In the 1930 decision of State ex rel. LaFollette v. Kohler, the Wisconsin Supreme Court rejected the earliest free speech challenge to a candidate expenditure limitation. The court held that the state's interest in protecting the integrity of its electoral process outweighed the individual's right of communicating with the public without governmental infringement." The court's identification of the communicative effect of campaign spending anticipated the United States Supreme Court's ruling in Stromberg v. California" that communicative conduct was entitled to protection from government infringement. The Court, however, hampered the effectuation of this protection by failing to define conclusively the point at which an act is sufficiently intertwined with communication to bring it within the reach of Stromberg; the first amendment would shield campaign spending only if the conduct were deemed commuicative under either of two lines of authority.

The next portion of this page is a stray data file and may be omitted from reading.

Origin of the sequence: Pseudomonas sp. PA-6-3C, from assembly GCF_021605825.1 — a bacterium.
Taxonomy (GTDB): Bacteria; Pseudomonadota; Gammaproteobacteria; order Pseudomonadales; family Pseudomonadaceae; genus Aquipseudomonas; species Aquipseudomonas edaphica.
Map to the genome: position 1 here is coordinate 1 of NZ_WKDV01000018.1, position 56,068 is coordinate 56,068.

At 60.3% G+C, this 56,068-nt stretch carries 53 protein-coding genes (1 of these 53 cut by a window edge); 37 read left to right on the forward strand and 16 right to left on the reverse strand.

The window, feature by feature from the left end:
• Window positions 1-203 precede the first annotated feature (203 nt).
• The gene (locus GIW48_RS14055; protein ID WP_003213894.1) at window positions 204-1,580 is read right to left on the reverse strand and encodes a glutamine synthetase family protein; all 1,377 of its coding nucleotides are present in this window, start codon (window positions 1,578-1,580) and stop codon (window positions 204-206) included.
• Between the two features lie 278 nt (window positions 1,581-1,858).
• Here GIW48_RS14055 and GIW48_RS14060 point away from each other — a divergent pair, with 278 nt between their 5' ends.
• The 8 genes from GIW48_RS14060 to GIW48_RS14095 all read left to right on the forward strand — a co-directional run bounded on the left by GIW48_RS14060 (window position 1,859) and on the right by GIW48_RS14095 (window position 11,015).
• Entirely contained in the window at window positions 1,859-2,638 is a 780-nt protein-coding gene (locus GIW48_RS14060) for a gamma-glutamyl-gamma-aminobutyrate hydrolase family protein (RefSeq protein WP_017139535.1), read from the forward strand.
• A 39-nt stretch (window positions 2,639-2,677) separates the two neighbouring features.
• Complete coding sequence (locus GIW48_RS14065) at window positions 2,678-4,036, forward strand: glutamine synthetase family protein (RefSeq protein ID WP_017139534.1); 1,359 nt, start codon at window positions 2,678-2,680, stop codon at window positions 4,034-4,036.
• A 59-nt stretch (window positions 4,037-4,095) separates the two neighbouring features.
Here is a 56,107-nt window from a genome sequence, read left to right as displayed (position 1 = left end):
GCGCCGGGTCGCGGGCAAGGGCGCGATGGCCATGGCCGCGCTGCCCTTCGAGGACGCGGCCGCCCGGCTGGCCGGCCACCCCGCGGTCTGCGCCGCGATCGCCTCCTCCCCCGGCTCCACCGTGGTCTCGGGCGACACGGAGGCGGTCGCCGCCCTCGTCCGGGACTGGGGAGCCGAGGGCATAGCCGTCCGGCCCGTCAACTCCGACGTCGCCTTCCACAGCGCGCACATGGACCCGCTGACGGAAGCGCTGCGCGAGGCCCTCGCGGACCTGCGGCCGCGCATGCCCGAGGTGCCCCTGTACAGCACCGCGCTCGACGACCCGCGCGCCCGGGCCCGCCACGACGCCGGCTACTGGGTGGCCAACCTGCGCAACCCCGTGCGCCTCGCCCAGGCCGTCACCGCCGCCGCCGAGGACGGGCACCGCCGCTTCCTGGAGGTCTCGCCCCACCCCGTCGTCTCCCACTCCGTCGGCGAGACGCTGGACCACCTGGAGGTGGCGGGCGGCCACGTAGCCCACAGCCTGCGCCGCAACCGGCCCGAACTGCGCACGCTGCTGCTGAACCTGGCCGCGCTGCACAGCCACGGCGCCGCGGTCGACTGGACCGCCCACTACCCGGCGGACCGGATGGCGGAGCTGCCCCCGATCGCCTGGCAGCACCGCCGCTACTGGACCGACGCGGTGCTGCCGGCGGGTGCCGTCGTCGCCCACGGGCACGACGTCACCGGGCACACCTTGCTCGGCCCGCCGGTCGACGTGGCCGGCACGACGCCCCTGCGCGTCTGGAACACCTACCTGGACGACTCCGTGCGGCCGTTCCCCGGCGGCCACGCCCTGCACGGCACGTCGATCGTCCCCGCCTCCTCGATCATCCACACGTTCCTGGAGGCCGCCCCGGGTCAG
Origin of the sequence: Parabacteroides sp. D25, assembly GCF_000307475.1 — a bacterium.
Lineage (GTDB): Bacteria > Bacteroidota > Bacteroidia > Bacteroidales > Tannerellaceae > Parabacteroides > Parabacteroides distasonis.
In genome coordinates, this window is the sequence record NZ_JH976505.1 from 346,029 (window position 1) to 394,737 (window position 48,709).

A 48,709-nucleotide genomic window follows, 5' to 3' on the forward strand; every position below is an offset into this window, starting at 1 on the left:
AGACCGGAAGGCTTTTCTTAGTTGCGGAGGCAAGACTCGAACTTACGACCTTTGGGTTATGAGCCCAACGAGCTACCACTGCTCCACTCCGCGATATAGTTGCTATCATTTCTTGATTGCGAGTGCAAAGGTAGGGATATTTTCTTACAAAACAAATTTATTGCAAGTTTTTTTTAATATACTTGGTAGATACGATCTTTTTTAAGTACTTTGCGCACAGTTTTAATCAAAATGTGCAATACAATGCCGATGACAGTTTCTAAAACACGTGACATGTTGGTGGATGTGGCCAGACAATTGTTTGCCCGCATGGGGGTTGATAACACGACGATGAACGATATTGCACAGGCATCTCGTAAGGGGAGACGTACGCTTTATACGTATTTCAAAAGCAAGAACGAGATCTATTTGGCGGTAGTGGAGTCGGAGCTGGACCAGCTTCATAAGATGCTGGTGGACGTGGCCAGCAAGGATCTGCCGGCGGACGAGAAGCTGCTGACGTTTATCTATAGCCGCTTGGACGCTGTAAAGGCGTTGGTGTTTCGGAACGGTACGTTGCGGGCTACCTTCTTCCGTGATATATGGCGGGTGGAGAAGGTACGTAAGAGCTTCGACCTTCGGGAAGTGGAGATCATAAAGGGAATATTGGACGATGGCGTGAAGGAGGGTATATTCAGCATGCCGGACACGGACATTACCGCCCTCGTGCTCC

Robert L. Teicher
The instant decision is significant in that it represents the first judicial limitation of presidential power to conduct warrantless electronic surveillance in any situation involving foreign security. The court, by balancing the government's need to gather information for foreign intelligence purposes against the individual's constitutional freedom from unreasonable government intrusion, correctly defined presidential powers as subject to the fourth amendment. Without such a limitation, the decision to institute foreign security surveillance of a domestic organization would depend entirely upon presidential prerogative, as exercised by the Attorney General.
Timothy Collins Maguire
Robert L. Teicher and Timothy C. Maguire,
28 Vanderbilt Law Review
Available at: https://scholarship.law.vanderbilt.edu/vlr/vol28/iss5/5